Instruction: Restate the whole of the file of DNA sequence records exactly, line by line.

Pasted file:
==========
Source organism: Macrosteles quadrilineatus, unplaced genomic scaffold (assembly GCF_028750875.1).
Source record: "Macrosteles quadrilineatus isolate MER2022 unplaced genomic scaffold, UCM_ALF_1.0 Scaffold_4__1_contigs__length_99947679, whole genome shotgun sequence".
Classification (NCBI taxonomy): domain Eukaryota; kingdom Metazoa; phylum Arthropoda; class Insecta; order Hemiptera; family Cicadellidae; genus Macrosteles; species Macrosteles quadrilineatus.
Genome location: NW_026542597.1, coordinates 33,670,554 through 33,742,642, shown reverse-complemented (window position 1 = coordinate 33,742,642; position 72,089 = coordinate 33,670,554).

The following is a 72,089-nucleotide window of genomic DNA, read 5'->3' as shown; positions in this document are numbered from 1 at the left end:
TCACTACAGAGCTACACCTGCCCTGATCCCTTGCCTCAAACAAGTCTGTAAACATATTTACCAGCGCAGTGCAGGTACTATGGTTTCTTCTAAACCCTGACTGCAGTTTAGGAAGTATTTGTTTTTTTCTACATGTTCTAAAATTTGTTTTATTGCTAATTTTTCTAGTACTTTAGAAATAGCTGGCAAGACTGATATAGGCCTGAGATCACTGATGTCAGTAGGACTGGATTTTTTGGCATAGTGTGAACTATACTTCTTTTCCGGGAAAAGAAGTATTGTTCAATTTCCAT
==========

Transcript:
Source organism: Macrosteles quadrilineatus, unplaced genomic scaffold (assembly GCF_028750875.1).
Source record: "Macrosteles quadrilineatus isolate MER2022 unplaced genomic scaffold, UCM_ALF_1.0 Scaffold_4__1_contigs__length_99947679, whole genome shotgun sequence".
Classification (NCBI taxonomy): domain Eukaryota; kingdom Metazoa; phylum Arthropoda; class Insecta; order Hemiptera; family Cicadellidae; genus Macrosteles; species Macrosteles quadrilineatus.
Genome location: NW_026542597.1, coordinates 33,670,554 through 33,742,642, shown reverse-complemented (window position 1 = coordinate 33,742,642; position 72,089 = coordinate 33,670,554).

The following is a 72,089-nucleotide window of genomic DNA, read 5'->3' as shown; positions in this document are numbered from 1 at the left end:
TCACTACAGAGCTACACCTGCCCTGATCCCTTGCCTCAAACAAGTCTGTAAACATATTTACCAGCGCAGTGCAGGTACTATGGTTTCTTCTAAACCCTGACTGCAGTTTAGGAAGTATTTGTTTTTTTCTACATGTTCTAAAATTTGTTTTATTGCTAATTTTTCTAGTACTTTAGAAATAGCTGGCAAGACTGATATAGGCCTGAGATCACTGATGTCAGTAGGACTGGATTTTTTGGCATAGTGTGAACTATACTTCTTTTCCGGGAAAAGAAGTATTGTTCAATTTCCAT